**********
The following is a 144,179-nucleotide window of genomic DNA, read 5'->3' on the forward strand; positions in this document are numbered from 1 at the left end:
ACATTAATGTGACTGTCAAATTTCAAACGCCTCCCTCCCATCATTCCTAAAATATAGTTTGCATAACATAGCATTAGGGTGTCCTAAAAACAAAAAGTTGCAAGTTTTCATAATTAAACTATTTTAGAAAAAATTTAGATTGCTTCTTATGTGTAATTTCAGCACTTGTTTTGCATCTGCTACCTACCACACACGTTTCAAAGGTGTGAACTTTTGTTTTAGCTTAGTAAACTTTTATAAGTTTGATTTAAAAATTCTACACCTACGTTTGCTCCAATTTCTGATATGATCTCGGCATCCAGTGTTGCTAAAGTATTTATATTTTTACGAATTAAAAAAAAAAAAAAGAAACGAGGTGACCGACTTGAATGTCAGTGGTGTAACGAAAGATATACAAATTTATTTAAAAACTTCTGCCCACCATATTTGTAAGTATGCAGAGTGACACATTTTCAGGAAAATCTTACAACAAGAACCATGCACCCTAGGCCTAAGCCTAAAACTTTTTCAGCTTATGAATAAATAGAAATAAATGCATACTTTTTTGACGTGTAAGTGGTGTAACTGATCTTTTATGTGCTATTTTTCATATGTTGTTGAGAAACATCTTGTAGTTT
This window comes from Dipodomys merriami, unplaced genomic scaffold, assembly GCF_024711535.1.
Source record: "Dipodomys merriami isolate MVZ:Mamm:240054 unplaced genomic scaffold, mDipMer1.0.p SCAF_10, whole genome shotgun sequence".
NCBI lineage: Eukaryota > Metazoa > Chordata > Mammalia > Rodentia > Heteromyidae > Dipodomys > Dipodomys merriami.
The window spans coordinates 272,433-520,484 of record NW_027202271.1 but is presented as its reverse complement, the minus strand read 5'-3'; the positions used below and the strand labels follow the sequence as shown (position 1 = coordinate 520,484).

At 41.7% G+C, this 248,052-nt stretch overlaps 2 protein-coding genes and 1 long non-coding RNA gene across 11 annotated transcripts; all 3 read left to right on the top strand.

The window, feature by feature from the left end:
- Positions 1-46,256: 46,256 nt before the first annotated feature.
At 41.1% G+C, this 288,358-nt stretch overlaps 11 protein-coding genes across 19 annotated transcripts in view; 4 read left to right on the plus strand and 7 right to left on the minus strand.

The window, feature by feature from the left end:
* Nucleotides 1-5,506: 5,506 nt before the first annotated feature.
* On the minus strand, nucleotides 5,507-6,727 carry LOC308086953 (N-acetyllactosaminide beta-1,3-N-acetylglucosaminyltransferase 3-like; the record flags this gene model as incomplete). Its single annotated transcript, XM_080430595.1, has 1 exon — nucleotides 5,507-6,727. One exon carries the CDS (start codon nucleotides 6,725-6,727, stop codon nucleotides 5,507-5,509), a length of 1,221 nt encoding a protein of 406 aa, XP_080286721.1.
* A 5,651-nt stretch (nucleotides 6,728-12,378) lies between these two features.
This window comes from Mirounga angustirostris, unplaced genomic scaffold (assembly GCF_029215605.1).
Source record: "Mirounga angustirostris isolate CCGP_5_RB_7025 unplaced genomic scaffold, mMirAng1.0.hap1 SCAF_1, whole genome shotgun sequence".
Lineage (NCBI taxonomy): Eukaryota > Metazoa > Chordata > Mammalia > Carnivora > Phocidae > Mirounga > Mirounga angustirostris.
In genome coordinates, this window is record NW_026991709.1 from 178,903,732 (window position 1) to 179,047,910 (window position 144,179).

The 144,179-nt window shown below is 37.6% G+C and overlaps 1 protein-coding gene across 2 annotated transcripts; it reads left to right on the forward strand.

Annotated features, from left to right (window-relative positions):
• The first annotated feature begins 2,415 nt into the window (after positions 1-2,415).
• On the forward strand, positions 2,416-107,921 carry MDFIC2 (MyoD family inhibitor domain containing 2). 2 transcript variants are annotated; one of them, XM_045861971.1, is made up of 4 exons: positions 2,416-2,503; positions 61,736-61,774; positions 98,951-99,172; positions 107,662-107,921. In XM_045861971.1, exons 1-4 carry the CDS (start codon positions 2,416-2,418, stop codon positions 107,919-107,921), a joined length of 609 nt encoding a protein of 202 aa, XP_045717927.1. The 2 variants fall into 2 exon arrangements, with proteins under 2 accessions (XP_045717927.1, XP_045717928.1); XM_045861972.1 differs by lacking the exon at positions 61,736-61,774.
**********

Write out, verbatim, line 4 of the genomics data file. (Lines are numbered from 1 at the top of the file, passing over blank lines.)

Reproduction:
Source record: "Dipodomys merriami isolate MVZ:Mamm:240054 unplaced genomic scaffold, mDipMer1.0.p SCAF_10, whole genome shotgun sequence".